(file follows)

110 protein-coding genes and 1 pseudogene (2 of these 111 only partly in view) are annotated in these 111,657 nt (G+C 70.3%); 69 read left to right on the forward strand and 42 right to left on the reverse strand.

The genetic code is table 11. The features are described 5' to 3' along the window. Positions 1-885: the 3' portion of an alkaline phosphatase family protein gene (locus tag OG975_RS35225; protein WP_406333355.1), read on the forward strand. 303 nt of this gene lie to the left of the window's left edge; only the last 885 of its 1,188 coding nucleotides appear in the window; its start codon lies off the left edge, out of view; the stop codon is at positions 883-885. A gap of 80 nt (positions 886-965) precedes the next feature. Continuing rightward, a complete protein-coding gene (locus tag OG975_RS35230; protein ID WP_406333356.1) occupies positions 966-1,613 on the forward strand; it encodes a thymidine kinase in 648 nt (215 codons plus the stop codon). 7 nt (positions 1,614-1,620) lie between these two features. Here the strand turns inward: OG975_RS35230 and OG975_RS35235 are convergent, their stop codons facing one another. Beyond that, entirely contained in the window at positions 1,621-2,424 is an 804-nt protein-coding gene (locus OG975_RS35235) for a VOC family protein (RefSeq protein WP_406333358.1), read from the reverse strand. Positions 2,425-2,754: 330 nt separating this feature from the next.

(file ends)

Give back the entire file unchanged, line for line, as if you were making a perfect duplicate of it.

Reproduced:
110 protein-coding genes and 1 pseudogene (2 of these 111 only partly in view) are annotated in these 111,657 nt (G+C 70.3%); 69 read left to right on the forward strand and 42 right to left on the reverse strand.

The genetic code is table 11. The features are described 5' to 3' along the window. Positions 1-885: the 3' portion of an alkaline phosphatase family protein gene (locus tag OG975_RS35225; protein WP_406333355.1), read on the forward strand. 303 nt of this gene lie to the left of the window's left edge; only the last 885 of its 1,188 coding nucleotides appear in the window; its start codon lies off the left edge, out of view; the stop codon is at positions 883-885. A gap of 80 nt (positions 886-965) precedes the next feature. Continuing rightward, a complete protein-coding gene (locus tag OG975_RS35230; protein ID WP_406333356.1) occupies positions 966-1,613 on the forward strand; it encodes a thymidine kinase in 648 nt (215 codons plus the stop codon). 7 nt (positions 1,614-1,620) lie between these two features. Here the strand turns inward: OG975_RS35230 and OG975_RS35235 are convergent, their stop codons facing one another. Beyond that, entirely contained in the window at positions 1,621-2,424 is an 804-nt protein-coding gene (locus OG975_RS35235) for a VOC family protein (RefSeq protein WP_406333358.1), read from the reverse strand. Positions 2,425-2,754: 330 nt separating this feature from the next.